Poem Found in My WordPress Feed

billions of WordPress.com posts…

9m ago, it was just a jellyfish.
12m ago, he took her right hand and continued but
21m ago,  where, in the end,
28m ago, in the future, trucks could run on poop.

32m ago, an IBM 7094 was the first computer to sing,
“42m ago, all the people that I tagged as friends and
52m ago, you made me feel safe, I never felt like I was alone!”
56m ago, a clutch unchaperoned.

57m ago, with most of the rich kids cowering in the airport…
1h ago, is this a painting?
1h ago, perhaps my perspective will change.
1h ago, die with glory!

 

With thankful eyes to:

tychogirl
Eyes + Words
Exponential Epigram
Engadget
Jason Weisberger
Frank Solanki
Man of many thoughts
Moly, The Hodge and The Podge or vice versa
Rob Beschizza
mopana, look around!
sarahylockwood, The Critiquing Chemist
TouchArcade

Poem Found in My WordPress Feed

The Waterwood Box, 32

Catch up!

The Admiral turned to another urchin on the bench. “Commander, instruct the pilots to bear us toward Tiskaloo. We shall inquire about the disturbance and return this lost creature to his miserable home.”  The Commander’s spikes shook and the urchin rolled off the bench to squeak the Admiral’s orders to a nearby urchin. This urchin then rolled a ways and squeaked orders to another urchin. This process continued until the orders found the pilots’ ears and the manta ray glided off in the direction of the water-folk city, Tiskaloo.

Adam tried to stay as quiet as possible and thankfully, the Admiral didn’t press him much. Other matters aboard the manta required Admiral Pinch’s attention, which meant that Adam sat alone, half-reclined on one of the benches. The manta’s slow, gliding movement through the water kept him pushed back into the bench. Had he the desire, Adam could have easily got up and swam around but for now he simply enjoyed a moment’s quiet. He was frightened and surrounded everywhere by urchins, but the lazy way the manta moved relaxed him enough that he fell asleep.

Adam dreamed he was home. It was a Saturday. He was in his bed. Outside, his father mowed the back lawn and something smelled delicious downstairs. He got out of bed and looked through one of his windows. Sure enough, there was Mr. Might pushing the mower and bobbing his head to the beat of whatever music played through the portable CD player that Adam always teased him about.  Adam paused, sniffed the air, then turned his head to get a stronger sense of the smell. Pancakes.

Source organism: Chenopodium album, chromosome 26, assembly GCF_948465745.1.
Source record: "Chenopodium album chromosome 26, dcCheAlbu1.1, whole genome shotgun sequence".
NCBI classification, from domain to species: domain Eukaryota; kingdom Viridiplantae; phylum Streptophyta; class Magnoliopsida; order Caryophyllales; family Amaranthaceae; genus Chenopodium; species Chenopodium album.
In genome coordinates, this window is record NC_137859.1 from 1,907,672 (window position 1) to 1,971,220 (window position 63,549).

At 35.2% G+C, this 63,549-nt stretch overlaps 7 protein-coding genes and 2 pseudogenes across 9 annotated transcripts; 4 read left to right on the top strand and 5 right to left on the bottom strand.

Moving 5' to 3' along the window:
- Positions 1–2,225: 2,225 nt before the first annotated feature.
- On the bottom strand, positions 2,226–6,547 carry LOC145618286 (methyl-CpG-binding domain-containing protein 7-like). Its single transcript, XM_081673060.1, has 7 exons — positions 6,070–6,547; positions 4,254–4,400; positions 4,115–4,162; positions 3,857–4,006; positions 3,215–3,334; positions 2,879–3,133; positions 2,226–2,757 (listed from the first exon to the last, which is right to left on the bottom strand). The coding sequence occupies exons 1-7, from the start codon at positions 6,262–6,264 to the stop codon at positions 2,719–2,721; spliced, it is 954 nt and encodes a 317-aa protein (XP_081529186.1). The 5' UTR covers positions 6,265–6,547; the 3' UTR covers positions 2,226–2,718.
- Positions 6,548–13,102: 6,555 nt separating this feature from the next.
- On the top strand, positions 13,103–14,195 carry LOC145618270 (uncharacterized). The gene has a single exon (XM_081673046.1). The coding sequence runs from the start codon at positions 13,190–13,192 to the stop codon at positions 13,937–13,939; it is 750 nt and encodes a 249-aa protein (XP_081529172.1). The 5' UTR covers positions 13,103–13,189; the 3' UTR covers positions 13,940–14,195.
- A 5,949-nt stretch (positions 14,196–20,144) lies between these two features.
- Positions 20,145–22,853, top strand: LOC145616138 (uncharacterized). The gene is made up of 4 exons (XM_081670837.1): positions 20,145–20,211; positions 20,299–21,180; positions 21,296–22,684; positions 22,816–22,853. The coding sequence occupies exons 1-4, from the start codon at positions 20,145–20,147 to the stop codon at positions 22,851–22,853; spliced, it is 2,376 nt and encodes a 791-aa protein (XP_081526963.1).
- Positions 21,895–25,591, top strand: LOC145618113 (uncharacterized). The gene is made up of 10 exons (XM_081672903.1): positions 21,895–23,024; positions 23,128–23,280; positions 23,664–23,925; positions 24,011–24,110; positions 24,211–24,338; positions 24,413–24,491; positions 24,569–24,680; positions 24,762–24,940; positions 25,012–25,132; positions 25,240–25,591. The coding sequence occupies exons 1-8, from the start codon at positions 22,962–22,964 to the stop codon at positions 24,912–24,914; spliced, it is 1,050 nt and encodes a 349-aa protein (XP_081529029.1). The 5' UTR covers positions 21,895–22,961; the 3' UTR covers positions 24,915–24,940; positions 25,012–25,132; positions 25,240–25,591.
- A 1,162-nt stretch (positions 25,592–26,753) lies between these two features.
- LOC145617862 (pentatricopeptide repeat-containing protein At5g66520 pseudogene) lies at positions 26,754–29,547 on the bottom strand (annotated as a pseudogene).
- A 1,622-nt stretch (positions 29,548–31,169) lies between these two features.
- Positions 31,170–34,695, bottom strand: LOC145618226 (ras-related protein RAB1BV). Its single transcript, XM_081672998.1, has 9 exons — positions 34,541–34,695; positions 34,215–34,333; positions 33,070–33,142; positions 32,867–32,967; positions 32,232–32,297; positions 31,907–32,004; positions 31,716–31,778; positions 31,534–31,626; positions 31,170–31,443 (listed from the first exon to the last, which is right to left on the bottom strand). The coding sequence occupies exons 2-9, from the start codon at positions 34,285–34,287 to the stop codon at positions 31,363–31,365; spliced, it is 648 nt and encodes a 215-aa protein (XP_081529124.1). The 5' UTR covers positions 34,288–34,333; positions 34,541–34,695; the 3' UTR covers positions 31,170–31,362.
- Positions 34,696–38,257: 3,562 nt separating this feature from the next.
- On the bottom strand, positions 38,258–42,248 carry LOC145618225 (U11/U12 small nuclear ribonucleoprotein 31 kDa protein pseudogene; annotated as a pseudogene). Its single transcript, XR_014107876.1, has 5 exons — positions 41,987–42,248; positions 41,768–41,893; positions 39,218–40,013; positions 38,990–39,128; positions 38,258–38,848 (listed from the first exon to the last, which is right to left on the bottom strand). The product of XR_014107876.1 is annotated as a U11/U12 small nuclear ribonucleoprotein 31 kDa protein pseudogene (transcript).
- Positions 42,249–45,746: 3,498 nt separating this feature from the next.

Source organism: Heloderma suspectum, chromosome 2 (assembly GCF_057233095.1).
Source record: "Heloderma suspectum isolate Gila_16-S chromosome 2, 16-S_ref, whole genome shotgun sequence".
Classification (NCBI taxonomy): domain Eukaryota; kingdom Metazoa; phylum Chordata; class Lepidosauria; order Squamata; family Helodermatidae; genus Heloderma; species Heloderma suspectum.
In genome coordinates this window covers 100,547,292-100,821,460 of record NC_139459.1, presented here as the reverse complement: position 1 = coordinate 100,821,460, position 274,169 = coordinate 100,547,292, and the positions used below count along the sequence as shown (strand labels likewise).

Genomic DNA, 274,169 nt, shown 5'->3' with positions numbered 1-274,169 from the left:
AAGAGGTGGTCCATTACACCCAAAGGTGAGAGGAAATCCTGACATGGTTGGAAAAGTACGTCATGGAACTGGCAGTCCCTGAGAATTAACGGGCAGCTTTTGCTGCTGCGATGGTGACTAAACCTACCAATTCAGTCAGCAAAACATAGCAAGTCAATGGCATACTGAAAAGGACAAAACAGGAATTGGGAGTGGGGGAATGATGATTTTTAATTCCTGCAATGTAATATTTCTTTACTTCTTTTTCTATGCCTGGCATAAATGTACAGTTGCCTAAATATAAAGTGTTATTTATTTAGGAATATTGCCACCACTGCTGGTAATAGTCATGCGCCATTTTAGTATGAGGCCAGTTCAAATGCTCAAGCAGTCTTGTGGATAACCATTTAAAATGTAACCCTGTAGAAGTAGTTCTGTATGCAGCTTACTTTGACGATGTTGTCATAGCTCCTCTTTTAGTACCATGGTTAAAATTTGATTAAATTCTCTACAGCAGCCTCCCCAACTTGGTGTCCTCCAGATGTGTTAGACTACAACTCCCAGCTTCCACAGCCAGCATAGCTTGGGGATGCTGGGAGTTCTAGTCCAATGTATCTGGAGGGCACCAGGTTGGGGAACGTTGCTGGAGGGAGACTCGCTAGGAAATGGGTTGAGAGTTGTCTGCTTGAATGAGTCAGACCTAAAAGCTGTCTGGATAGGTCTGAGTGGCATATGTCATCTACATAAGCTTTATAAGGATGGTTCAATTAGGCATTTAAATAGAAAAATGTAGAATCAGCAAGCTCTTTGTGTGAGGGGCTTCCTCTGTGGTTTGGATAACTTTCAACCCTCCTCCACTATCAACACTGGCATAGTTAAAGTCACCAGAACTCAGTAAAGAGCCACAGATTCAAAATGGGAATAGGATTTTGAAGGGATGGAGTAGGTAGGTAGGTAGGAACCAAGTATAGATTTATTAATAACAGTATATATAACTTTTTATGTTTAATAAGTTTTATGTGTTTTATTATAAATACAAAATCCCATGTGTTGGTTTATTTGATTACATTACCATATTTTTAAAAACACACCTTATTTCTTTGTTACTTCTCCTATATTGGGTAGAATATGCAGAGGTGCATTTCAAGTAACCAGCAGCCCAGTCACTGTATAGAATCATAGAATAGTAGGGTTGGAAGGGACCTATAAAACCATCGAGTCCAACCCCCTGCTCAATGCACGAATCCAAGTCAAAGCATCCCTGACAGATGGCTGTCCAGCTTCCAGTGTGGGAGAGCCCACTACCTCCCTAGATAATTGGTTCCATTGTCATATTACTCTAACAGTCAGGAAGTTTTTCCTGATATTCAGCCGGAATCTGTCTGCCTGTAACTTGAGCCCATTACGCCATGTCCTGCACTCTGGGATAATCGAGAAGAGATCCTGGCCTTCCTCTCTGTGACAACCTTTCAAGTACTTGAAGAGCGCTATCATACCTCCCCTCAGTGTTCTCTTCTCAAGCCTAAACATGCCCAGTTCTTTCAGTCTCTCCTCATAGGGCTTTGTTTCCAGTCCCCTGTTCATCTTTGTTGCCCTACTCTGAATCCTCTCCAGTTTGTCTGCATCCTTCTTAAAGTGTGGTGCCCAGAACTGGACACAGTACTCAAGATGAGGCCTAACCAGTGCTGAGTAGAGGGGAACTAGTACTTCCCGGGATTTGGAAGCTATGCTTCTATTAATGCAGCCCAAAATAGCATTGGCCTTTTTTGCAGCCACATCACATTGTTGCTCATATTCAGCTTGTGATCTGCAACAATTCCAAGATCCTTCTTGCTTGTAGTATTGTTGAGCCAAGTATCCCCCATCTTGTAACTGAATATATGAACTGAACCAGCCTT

He bolted from his bedroom still in his pajamas, practically slid down the stairs and almost slipped on the last step. The smell of pancakes filled the air. Adam’s mouth watered.

The Waterwood Box, 32

The Plowman Shall Overtake the Reaper Yet Still The Heat Death Of The Universe Don’t Take Kindly to Organic Produce

We only find abdominal bliss
After we sign for the package
Left upon our crooked doorstep
By a maudlin brother grim

Our final results were sown tangentially
Once we spat brown, broken seeds
Into the cracked and wicked soil
That sat long waiting for revenge

In our distant, spacious futures
Most make love to ghostly figures
Instead, I peer toward between spaces
And sharply whisper your bright name

The Plowman Shall Overtake the Reaper Yet Still The Heat Death Of The Universe Don’t Take Kindly to Organic Produce

The Waterwood Box, 31

Catch up!

“So, Adam water-man. How did you wind up lost and stuck within that dreadful school of fish and, as long as you’re answering, however did you wind up without blue hair?” asked Admiral Pinch as he rolled along the manta’s spine. Adam followed close behind him. He remembered Spot’s advice: Don’t talk too much.

“I’m not sure,” he offered, more so confused by the question of the blue hair than anything else.

“Not sure?” the Admiral huffed. “You are either the most humble or the most ignorant water-man I’ve ever met.”

“I mean, I can’t remember. Anything.”

“Pity, pity. Well, maybe not all pity. If you were to remember everything I doubt we would be having this conversation.”

“Why is that?”

Admiral Pinch stopped rolling and said, “Because urchins hate water-folk.” He continued rolling, “And they hate us right back.” Adam didn’t say a word.

Adam and Admiral Pinch arrived at the middle of the manta’s back where the urchins had attached several, long benches shaped liked sofas. The furniture was pinned into the manta and it looked painful. The Admiral rolled up to one and hopped onto it. “It’s really King Altern who detests the water-folk. But, what the King detests we detest. The water-folk do not listen and they do not obey. They live in their little city and make up their own rules of civilization. Ahh…much like their forebears, the humans did, or so the old tales caution.”

At this, Adam wanted to cry out, Did?! Are there no more humans? What happened to them?

“But this is elementary. I gather you don’t recall Ocean history either?”

“No, sir.”

“Sir,” Admiral Pinch repeated. “That, water-man, is why I offered to take you home. You, unlike the rest of your kind, have respect for authority. Had you displayed the impudence typical of your kind…I would have fed you to the manta.”

The Waterwood Box, 31